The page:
Have you ever noticed that a diet that works for one person doesn’t always work the same way for another? For example, your co-worker might have lost 10 pounds and increased her energy by leaps and bounds after she went vegan, but the opposite was true for you: you felt tired, sluggish and bloated. This defines an Integrative Nutrition core concept called bio-individuality.
Bio-individuality means that every body is different and there is no one-size-fits-all diet. Different people thrive on different diets and lifestyle choices. For example, I feel really great when I eat a warm, vegetarian meal for dinner – probably something with roasted root vegetables and quinoa. However, my best friend loves having a big, raw salad. For this reason, Integrative Nutrition provides students with information on over 100 different dietary theories. This helps students determine which foods make them feel great as well as provide their clients with ample information to help them determine their preferred eating style.
Though everyone has different nutritional needs and preferences, no one should miss out on any major type of nutrient. Protein in particular is a constant source of debate for those who feel that non-meat eaters do not get as much protein as their carnivorous friends. However, a protein rich diet can be achieved no matter your dietary preference!
Vegan - If you are a vegan, your diet should be full of plant-based proteins. Nuts, seeds, and legumes are all an excellent source of protein. Try to incorporate quinoa, lentils, almonds, walnuts, peanuts, and chia seeds for protein without eating animal products. A great protein-rich breakfast may be cooked quinoa with warm almond milk, almond butter, chia seeds, and a handful of berries on top.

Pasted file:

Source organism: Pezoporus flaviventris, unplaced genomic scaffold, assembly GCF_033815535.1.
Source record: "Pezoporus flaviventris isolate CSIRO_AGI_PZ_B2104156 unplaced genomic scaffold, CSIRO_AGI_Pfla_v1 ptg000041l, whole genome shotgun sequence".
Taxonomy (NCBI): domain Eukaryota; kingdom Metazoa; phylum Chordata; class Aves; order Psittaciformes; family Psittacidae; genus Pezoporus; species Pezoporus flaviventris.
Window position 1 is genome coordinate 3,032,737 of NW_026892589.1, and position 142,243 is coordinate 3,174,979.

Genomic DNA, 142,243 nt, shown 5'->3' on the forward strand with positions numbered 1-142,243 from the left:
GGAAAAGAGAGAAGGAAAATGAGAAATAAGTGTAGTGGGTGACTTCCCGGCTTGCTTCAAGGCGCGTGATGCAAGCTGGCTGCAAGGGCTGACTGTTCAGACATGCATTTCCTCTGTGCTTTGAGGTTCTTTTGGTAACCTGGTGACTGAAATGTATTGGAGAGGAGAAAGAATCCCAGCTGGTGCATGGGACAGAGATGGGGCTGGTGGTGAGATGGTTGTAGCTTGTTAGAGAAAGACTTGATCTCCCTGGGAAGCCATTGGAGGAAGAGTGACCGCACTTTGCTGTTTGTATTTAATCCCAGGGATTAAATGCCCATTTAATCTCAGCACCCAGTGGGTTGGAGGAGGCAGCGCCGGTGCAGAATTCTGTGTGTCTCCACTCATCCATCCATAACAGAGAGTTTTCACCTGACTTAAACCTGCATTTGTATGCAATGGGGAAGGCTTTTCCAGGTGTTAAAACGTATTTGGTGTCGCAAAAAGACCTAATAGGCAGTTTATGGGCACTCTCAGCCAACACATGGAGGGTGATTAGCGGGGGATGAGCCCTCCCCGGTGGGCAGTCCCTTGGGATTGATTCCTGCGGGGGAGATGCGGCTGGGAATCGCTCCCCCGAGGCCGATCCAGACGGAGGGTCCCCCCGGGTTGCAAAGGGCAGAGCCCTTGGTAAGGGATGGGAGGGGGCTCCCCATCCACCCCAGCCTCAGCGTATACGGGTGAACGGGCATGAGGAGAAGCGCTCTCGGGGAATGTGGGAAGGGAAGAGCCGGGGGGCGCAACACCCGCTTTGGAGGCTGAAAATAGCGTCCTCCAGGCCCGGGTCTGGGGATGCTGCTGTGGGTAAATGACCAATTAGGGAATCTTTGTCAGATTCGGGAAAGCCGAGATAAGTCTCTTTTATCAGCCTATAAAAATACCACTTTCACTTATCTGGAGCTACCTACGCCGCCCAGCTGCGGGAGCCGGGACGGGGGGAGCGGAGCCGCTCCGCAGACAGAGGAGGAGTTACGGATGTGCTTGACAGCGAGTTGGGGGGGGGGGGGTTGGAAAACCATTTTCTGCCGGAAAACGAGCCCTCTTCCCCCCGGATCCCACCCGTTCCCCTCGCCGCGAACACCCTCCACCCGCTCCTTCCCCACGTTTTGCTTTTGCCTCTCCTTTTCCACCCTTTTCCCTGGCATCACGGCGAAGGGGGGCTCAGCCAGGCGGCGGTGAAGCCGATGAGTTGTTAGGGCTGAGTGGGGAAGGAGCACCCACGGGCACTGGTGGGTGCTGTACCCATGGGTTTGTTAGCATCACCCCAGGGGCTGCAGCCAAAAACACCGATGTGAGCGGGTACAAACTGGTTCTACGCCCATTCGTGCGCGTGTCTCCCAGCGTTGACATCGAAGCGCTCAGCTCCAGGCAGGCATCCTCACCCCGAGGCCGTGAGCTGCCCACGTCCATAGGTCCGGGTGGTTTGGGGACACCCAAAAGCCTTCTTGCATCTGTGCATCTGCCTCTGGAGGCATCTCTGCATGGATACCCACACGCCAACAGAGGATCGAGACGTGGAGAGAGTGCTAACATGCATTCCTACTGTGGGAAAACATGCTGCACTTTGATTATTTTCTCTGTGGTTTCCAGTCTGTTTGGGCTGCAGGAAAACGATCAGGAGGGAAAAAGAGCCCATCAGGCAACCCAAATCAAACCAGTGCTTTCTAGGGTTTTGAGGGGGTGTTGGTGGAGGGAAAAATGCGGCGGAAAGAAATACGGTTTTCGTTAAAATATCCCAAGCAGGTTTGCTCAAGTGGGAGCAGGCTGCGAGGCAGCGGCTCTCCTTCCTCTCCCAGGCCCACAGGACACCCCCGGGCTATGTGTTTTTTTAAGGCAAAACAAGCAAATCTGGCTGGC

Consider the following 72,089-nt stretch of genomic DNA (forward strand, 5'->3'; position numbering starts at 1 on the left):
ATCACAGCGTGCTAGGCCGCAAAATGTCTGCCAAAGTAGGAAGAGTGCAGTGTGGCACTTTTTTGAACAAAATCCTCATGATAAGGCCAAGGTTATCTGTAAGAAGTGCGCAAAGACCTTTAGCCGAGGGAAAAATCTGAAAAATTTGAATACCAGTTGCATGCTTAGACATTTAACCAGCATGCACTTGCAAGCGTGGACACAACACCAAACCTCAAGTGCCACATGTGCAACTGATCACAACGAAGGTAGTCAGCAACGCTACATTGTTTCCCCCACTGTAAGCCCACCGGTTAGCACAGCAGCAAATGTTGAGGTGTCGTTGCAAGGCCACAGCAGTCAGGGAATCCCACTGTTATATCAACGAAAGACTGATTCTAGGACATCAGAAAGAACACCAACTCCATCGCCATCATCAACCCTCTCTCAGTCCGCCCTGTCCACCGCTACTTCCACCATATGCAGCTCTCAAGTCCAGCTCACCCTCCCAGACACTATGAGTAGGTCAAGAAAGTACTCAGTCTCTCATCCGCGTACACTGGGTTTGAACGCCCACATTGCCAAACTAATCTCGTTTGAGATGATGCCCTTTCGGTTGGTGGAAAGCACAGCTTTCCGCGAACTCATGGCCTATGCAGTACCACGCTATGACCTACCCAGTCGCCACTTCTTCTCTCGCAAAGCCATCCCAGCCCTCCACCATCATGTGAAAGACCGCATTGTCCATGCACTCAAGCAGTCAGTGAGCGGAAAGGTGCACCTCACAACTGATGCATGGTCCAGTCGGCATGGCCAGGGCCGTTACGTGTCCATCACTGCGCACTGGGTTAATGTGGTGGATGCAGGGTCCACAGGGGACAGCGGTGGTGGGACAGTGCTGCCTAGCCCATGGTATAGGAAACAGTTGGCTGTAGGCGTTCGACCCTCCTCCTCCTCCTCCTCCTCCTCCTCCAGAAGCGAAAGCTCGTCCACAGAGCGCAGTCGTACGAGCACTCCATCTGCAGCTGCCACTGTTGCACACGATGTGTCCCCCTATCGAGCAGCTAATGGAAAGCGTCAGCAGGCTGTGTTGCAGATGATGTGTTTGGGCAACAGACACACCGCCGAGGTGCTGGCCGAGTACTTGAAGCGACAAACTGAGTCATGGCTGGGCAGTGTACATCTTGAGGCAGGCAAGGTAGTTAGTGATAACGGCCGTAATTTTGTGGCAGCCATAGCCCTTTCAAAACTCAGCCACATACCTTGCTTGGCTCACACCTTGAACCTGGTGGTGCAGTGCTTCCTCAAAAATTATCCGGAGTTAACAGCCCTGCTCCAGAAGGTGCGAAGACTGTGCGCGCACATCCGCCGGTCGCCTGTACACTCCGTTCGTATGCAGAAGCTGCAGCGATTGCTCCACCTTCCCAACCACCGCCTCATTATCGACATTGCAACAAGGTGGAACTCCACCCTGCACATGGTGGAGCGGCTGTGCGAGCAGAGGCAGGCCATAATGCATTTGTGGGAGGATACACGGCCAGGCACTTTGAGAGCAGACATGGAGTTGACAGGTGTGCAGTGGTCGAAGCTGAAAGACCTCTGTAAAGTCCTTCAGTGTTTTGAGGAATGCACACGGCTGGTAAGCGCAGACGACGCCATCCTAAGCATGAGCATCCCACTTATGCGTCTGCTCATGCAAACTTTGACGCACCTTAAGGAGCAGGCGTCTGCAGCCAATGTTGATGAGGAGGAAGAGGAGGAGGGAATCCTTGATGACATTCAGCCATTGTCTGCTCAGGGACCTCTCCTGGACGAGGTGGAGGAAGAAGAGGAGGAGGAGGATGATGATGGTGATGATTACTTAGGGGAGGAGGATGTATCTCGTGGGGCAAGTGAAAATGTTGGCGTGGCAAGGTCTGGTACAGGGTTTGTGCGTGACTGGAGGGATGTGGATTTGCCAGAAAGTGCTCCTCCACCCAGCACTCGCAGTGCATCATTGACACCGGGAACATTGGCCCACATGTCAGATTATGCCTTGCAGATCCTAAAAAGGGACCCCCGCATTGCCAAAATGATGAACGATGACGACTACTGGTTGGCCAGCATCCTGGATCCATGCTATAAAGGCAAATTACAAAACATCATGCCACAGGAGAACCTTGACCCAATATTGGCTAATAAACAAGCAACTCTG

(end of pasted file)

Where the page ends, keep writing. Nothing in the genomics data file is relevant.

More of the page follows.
Vegetarian - Protein sources for vegetarians are much the same as they are for vegans, except you can add dairy and eggs to your diet. You may choose to have Greek yogurt in place of the quinoa for breakfast, or even a couple of scrambled eggs!
Raw - Including protein in your diet is probably trickiest if you are a raw foodist, but it is certainly not impossible! Raw nuts and nut butters are an excellent choice, as well as some seeds that you can eat raw like chia. A smoothie with greens, coconut water, nut butter, chia seeds and frozen fruit is a great way to get some raw protein.
Prefer Warm Foods – A lot of people find that they don’t want to cut out meat or dairy and prefer to eat their meals warm. This may be because their body has a hard time digesting raw, cold foods. If this sounds like you, try incorporating meat like chicken or beef into hearty dishes like vegetable stew.
Prefer Cool Foods – For every person that prefers warm food, there is another person that prefers cool. If this is you, and you would rather eat a big salad or a sandwich for lunch instead of soup, try using cooked, cold meats and animal products. For example add sliced chicken breast to your sandwich or a hard boiled egg to your salad.
What is your preferred way of eating and how do you include protein in your diet?